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Designation: D 4329 05

Standard Practice for


Fluorescent UV Exposure of Plastics1
This standard is issued under the fixed designation D 4329; the number immediately following the designation indicates the year of
original adoption or, in the case of revision, the year of last revision. A number in parentheses indicates the year of last reapproval. A
superscript epsilon (e) indicates an editorial change since the last revision or reapproval.

1. Scope* G 177 Tables for Reference Solar Ultraviolet Spectral Dis-


1.1 This practice covers specific procedures and test condi- tributions: Hemispherical on 37 Degree Tilted Surface
tions that are applicable for fluorescent UV exposure of plastics 2.2 ISO Standard:3
conducted in accordance with Practices G 151 and G 154. This ISO 4892-3 PlasticsMethods of Exposure to Laboratory
practice also covers the preparation of test specimens, the test Light SourcesPart 3, Fluorescent UV Lamps
conditions best suited for plastics, and the evaluation of test 2.3 SAE Standard:4
results. SAE J2020 Accelerated Exposure of Automotive Exterior
1.2 The values stated in SI units are be regarded as standard. Materials Using a Fluorescent UV and Condensation
The values given in brackets are for information only. Apparatus
1.3 This standard does not purport to address all of the 3. Terminology
safety concerns, if any, associated with its use. It is the
responsibility of the user of this standard to establish appro- 3.1 The definitions in Terminology G 113 are applicable to
priate safety and health practices and determine the applica- this practice.
bility of regulatory limitations prior to use. 4. Significance and Use
NOTE 1This practice is technically similar to ISO 4892-3. 4.1 The ability of a plastic material to resist deterioration of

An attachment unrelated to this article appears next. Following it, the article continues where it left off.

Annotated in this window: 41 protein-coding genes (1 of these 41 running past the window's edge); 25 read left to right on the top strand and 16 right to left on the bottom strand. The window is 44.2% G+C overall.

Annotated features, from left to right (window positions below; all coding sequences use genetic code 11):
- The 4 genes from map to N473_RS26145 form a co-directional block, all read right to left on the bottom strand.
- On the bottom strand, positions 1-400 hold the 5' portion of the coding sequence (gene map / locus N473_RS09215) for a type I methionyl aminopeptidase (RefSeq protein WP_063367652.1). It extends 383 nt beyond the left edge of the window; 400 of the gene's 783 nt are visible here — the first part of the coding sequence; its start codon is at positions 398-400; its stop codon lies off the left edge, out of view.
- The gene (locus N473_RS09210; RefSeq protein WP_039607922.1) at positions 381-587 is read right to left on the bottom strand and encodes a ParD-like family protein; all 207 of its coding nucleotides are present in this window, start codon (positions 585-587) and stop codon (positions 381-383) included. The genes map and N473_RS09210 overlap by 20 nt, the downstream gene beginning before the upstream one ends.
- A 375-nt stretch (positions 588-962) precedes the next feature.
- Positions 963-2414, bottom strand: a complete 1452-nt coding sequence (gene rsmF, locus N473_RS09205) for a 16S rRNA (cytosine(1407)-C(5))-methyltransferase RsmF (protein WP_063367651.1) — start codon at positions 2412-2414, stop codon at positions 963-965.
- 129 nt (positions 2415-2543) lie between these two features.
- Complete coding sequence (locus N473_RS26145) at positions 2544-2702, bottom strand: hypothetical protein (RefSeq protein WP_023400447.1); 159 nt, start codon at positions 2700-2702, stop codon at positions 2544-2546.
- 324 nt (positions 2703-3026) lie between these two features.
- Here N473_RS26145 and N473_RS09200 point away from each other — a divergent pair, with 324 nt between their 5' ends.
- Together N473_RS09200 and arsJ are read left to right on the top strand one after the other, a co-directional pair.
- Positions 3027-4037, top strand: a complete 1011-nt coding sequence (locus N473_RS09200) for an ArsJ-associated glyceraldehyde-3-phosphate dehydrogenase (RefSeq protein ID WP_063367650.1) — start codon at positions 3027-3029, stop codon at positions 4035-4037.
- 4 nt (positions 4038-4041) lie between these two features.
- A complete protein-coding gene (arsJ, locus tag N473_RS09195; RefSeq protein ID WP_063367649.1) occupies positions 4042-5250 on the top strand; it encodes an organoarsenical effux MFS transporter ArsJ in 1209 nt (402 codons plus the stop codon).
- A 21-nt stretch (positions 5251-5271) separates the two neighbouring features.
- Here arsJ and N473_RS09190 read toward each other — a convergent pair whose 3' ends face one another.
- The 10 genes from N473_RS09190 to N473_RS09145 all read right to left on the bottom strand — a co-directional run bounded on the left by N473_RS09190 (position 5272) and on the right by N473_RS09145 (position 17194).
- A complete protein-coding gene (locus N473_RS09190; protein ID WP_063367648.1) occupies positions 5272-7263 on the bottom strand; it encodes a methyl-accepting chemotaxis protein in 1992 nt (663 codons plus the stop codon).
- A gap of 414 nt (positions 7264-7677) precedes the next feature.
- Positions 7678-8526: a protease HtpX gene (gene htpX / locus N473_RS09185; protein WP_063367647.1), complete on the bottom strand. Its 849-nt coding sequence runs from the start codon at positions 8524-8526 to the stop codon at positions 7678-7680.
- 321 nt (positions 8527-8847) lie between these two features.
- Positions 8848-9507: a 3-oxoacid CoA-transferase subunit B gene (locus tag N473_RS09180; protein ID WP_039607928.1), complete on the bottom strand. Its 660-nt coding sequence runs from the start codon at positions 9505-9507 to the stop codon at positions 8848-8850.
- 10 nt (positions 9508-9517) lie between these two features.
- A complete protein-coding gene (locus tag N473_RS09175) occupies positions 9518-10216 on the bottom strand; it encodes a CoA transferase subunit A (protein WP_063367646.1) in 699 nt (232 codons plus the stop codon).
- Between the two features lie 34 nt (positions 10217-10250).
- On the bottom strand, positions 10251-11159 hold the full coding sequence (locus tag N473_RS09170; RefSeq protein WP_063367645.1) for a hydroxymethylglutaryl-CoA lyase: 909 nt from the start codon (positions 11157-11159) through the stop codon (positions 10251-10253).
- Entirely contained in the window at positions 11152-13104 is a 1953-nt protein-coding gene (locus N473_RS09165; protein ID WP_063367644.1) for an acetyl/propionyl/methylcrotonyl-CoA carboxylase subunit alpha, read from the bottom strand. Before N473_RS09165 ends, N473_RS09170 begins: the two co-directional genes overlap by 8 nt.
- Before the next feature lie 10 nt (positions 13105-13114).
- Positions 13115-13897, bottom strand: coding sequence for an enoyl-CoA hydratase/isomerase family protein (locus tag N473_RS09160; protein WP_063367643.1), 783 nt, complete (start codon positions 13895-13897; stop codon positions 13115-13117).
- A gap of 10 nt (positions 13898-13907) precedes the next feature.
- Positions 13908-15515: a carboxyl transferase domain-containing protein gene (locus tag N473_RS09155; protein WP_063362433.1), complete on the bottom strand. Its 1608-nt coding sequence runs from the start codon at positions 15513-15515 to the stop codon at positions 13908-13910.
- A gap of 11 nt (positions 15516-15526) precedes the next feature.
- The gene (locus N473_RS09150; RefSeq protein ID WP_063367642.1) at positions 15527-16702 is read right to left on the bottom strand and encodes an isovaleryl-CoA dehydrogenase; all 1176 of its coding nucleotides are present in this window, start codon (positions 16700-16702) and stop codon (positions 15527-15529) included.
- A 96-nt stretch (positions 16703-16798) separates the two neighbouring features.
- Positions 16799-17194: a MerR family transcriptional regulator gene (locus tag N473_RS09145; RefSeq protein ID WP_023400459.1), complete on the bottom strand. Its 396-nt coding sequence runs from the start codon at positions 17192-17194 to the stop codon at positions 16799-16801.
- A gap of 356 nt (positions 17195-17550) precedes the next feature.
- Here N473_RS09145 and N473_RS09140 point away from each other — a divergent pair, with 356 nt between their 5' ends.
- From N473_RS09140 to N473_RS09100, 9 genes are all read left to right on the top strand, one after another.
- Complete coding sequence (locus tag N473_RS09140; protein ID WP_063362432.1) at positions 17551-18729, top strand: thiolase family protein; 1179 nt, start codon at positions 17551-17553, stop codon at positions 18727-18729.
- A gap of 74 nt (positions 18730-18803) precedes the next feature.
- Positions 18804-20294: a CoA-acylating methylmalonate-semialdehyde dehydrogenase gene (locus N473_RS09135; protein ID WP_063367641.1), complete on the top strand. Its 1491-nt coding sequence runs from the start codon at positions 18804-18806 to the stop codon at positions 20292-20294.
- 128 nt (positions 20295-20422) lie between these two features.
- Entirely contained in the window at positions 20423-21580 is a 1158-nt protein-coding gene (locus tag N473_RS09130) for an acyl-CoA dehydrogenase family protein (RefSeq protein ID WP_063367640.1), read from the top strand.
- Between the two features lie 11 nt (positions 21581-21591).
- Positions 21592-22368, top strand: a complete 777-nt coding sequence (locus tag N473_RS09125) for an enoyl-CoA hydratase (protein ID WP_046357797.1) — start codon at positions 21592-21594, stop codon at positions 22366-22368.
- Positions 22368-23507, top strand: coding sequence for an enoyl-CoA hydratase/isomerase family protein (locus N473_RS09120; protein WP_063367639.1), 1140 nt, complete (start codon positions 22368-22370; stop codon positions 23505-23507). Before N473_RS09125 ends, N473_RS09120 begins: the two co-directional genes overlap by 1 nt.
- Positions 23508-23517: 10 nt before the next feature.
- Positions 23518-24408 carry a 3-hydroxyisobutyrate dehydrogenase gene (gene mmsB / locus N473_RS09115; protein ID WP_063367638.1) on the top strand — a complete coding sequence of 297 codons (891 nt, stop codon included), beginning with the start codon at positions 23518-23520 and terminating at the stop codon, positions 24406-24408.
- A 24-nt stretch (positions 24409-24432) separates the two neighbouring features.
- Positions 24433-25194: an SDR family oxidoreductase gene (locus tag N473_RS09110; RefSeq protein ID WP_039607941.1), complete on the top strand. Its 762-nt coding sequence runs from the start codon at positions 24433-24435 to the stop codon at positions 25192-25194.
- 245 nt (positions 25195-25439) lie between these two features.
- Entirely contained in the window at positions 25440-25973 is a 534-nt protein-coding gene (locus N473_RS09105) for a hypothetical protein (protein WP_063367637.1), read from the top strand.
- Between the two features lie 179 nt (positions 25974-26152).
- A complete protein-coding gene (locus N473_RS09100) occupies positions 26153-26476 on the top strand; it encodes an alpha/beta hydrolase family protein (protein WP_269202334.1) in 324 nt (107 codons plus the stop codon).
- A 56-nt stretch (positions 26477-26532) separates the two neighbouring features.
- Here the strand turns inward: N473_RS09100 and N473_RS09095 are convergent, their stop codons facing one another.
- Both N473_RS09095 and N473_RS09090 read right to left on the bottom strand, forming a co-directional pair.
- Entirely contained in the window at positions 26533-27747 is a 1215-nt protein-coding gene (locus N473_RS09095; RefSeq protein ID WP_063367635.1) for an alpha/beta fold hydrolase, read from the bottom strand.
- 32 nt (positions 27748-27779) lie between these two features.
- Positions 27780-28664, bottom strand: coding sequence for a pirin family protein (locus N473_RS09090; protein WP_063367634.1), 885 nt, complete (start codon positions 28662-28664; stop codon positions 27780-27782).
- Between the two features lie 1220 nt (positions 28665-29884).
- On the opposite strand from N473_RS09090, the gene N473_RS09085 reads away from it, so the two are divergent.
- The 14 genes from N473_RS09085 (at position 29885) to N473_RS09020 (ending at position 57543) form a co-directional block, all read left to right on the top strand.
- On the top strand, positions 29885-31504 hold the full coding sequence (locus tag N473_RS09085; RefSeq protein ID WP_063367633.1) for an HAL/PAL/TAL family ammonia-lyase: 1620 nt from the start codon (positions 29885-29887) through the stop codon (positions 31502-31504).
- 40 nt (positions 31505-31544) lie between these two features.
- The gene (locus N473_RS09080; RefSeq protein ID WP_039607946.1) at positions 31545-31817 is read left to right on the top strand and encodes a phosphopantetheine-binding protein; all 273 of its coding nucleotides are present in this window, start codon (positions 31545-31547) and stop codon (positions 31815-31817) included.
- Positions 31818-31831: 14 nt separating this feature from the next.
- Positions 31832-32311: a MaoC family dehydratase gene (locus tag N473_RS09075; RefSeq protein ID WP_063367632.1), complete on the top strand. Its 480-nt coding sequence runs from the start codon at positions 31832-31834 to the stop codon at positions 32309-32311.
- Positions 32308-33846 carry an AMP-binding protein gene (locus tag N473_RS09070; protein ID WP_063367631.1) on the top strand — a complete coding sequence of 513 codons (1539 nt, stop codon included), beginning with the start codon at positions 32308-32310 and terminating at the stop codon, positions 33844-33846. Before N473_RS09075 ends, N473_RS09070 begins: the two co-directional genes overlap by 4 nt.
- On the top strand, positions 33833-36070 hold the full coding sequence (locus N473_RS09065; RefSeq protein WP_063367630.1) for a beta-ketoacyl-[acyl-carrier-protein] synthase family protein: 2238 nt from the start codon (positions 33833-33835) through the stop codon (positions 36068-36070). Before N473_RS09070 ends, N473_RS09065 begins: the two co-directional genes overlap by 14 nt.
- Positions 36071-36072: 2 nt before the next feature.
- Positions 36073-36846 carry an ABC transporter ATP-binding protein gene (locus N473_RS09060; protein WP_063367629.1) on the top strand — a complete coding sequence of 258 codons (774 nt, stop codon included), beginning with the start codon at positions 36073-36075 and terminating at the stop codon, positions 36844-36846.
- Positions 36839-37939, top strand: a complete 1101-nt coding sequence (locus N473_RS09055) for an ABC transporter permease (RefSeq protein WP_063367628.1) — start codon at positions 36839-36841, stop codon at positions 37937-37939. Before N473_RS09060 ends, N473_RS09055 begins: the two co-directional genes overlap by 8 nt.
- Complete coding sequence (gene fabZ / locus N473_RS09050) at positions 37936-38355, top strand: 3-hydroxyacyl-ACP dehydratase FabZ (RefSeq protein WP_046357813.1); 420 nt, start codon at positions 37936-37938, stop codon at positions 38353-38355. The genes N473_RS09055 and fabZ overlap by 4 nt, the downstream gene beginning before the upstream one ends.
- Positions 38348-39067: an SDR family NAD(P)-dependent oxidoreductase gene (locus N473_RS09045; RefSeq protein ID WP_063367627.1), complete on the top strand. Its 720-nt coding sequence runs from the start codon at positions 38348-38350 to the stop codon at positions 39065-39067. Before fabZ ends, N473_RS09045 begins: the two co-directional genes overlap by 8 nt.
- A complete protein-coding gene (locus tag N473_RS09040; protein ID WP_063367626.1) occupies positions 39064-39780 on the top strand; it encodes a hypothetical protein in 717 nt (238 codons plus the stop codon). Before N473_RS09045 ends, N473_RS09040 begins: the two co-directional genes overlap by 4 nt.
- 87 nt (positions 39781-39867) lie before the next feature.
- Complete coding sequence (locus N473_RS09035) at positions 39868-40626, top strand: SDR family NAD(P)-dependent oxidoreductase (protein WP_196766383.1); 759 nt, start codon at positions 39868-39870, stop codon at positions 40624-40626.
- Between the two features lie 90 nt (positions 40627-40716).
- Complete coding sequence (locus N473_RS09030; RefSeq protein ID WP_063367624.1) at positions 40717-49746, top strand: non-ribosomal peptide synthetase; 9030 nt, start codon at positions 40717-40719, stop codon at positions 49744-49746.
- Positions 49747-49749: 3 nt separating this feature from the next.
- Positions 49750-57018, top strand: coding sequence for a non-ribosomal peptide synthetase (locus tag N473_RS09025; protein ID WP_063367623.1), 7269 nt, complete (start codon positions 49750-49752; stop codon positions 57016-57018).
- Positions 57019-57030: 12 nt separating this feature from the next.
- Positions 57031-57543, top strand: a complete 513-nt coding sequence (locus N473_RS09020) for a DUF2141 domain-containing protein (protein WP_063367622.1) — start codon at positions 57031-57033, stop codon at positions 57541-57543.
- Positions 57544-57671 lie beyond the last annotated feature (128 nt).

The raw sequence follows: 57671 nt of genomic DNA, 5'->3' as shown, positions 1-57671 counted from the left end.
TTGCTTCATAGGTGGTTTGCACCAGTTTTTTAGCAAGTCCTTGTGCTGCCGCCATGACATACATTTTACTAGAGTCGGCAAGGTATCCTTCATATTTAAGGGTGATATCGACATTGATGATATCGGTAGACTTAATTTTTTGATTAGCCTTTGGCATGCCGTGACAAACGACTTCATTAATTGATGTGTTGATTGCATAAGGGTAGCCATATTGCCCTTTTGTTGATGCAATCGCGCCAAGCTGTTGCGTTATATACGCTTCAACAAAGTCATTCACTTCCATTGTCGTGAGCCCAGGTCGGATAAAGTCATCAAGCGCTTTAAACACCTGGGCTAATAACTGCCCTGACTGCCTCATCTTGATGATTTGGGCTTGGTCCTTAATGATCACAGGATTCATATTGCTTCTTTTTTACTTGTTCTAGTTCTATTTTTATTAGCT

2. Referenced Documents its electrical, mechanical, and optical properties caused by
exposure to light, heat, and water can be very significant for
2.1 ASTM Standards: 2 many applications. This practice is intended to induce property
D 3980 Practice for Interlaboratory Testing of Paint and changes associated with end-use conditions, including the
Related Materials effects of sunlight, moisture, and heat. The exposure used in
D 5870 Practice for Calculating Property Retention Index this practice is not intended to simulate the deterioration caused
of Plastics by localized weather phenomena, such as, atmospheric pollu-
E 691 Practice for Conducting an Interlaboratory Study to tion, biological attack, and saltwater exposure. (Warning
Determine the Precision of a Test Method Variation in results may be expected when operating conditions
G 113 Terminology Relating to Natural and Artificial are varied within the accepted limits of this practice. Therefore,
Weathering Tests of Nonmetallic Materials no reference to the use of this practice should be made unless
G 141 Guide for Addressing Variability in Exposure Testing accompanied by a report prepared in accordance with Section
on Nonmetallic Materials 8 that describes the specific operating conditions used. Refer to
G 147 Practice for Conditioning and Handling of Nonme- Practice G 151 for detailed information on the caveats appli-
tallic Materials for Natural and Artificial Weathering Tests cable to use of results obtained in accordance with this
G 151 Practice for Exposing Nonmetallic Materials in Ac- practice.)
celerated Test Devices That Use Laboratory Light Sources
G 154 Practice for Operating Fluorescent Light Apparatus NOTE 2Additional information on sources of variability and on
strategies for addressing variability in the design, execution, and data
for UV Exposure of Nonmetallic Materials